Minke whale, (left), and a fin whale, (right)
Jonsson explained his decision to stop whaling to AFP as being primarily a reaction to an extension of the no-fishing coastal zone that forced his ships out further in search of whales, saying the change made continuing no longer financially feasible.
The CEO of Hvalu, Kristján Loftsson, explained his thinking to Icelandic newspaper, Morganbladid. Loftsson claimed that social distancing was a factor since it made operating vessels and processing whale meat more difficult. This doesn't explain why his ships stayed home in 2019.
A more plausible explanation would be that Japan — the company's primary market — has become less hospitable to his whale meat. He told Morganbladid that Japanese government subsidies for domestic whalers made it difficult for him to compete. It's also the case that people in Japan are eating less whale meat.
A sea change
Image source: Chris Yang/Unsplash
Árni Finnsson, chairman of the Iceland Nature Conservation Association tells National Geographic there's another reason for Jonsson and Loftsson calling it quits: public sentiment is turning against the whaling industry. Finnson says, "What has changed is that the fishing industry is not willing to support him anymore. They feel that Iceland needs to be able to export fish to the U.S. market, and they don't want to continue defending whaling. I think he's done."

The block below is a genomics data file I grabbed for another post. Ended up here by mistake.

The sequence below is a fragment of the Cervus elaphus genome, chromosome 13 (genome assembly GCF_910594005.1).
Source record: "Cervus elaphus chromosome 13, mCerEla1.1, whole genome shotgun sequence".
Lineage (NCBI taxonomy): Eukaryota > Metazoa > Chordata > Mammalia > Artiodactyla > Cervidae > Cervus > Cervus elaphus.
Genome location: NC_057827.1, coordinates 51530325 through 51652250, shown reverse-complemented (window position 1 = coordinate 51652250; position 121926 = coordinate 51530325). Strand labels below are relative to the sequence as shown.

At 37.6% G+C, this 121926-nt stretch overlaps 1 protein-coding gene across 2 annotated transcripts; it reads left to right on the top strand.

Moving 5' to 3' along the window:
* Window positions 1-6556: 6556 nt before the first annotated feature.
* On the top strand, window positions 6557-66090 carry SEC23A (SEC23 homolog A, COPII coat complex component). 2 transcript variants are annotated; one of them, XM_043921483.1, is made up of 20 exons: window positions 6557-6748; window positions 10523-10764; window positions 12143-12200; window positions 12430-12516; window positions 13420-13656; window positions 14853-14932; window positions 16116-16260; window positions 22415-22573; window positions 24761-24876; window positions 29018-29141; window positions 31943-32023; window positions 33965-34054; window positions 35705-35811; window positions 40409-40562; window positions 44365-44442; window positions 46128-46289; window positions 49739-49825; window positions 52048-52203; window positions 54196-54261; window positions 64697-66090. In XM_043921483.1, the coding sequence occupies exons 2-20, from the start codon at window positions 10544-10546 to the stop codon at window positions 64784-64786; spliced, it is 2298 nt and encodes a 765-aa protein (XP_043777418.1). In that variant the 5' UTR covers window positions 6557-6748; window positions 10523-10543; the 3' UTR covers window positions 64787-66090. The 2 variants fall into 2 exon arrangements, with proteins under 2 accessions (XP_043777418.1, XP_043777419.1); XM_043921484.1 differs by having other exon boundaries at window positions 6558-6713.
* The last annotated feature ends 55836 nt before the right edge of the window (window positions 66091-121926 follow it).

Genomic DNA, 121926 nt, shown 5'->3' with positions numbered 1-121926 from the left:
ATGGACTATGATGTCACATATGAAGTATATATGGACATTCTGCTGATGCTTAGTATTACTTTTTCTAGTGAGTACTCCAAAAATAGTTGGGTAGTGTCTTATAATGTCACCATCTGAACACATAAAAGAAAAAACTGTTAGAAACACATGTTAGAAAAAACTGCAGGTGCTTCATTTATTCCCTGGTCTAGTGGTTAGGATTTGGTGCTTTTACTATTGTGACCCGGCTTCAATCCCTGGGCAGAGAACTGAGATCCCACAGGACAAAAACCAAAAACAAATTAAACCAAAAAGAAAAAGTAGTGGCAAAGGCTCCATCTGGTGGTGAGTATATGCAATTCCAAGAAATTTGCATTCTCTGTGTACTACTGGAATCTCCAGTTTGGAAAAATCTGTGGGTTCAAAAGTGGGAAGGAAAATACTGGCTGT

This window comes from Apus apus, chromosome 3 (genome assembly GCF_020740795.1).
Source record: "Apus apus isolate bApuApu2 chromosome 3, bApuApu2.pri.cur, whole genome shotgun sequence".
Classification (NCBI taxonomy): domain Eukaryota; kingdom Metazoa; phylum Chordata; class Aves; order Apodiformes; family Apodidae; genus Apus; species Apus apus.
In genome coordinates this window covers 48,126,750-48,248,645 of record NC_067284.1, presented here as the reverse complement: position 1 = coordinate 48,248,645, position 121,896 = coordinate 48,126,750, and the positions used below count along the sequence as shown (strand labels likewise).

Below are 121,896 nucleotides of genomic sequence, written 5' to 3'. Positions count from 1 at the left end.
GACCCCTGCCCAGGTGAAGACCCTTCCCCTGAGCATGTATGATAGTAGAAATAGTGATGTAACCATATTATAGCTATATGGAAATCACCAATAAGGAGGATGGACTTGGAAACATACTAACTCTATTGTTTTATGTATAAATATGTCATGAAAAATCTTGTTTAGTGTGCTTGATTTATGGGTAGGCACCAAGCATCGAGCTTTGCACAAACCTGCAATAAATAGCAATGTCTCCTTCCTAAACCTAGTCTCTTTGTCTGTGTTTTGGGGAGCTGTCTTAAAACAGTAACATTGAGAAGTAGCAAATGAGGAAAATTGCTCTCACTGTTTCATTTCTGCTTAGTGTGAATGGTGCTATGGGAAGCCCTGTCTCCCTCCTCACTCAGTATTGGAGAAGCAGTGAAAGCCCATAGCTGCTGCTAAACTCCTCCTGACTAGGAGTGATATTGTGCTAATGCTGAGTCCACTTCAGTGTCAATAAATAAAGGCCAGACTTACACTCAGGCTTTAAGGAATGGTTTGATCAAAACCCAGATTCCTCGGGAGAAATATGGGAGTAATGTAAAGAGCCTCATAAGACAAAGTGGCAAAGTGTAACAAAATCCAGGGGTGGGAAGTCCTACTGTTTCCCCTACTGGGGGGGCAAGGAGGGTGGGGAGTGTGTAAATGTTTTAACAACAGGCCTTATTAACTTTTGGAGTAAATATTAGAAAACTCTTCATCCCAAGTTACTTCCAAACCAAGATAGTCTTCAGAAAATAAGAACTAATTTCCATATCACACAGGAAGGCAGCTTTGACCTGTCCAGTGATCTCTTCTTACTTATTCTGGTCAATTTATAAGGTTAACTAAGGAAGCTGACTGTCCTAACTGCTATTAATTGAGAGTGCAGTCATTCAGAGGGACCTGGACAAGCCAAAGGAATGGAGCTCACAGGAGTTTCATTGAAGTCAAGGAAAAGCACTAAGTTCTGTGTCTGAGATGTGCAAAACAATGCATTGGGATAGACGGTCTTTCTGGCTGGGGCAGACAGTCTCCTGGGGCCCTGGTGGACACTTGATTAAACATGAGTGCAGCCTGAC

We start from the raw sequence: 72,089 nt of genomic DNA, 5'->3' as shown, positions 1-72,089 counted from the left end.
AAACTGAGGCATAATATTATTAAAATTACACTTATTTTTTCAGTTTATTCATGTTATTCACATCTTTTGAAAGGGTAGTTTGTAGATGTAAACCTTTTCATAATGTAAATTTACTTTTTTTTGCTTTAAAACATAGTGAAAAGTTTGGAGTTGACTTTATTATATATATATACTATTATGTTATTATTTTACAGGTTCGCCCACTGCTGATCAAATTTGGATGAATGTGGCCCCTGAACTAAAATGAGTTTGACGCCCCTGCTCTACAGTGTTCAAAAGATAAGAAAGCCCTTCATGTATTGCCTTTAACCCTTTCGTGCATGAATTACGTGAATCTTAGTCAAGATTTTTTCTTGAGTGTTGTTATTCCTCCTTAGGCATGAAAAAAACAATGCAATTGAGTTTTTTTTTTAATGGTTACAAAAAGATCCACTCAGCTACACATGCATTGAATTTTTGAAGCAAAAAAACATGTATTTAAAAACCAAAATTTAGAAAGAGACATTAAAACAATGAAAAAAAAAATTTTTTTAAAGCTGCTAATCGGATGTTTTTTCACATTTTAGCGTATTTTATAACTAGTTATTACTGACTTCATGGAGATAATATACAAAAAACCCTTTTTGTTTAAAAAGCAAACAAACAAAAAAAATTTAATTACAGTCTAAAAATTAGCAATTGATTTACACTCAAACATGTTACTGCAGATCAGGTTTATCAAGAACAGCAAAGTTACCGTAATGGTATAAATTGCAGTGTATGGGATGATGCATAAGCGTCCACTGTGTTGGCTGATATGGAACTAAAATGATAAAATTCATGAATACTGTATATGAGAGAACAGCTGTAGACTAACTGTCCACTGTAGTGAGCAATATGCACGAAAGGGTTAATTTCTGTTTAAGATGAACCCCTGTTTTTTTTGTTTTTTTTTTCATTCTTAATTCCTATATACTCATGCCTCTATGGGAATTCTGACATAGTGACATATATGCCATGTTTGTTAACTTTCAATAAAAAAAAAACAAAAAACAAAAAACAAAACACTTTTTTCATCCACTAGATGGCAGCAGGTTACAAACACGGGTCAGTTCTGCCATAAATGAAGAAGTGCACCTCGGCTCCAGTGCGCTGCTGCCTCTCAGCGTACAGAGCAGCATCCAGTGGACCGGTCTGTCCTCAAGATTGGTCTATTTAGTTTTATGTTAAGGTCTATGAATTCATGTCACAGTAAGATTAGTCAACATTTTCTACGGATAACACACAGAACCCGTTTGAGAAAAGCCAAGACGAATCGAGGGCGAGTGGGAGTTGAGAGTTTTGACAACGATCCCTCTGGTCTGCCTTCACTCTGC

In fact, Icelanders overall are less in favor of whaling, particularly in light of a newly booming industry: whale watching, which grew from 15-34% each year between 2012 and 2016. The most popular area for catching a glimpse of the animals is the eastern part of the large Faxaflói Bay.
These waters are minke territory. To keep whale-lovers and whalers apart, a small sanctuary in the bay was created in 2007. That was expanded by the government at the urging of Icewhale, an association of whale-watching companies in 2017. The enlarged sanctuary included the waters where 321 of the 335 minkes caught by Icelandic whalers between 2007 and 2016 were harvested, thus pushing whalers such as Jonnson out to sea.
In addition, while whale meat was never highly regarded in Iceland, and a recent poll found that just 1% of Inlanders now eat whale meat regularly while 84% say they never have.
"Hunting whales with cameras delivers economic benefits to coastal communities around the world, and Iceland is pointing the way," says Patrick Ramage, of the International Fund for Animal Welfare (IFAW).
Even Norway is showing signs that the days of whaling may be coming to an end: The number of whaling vessels in 2017 was half of what it was in 2016, and just a third of the officially allowed number of whales were being taken during that time.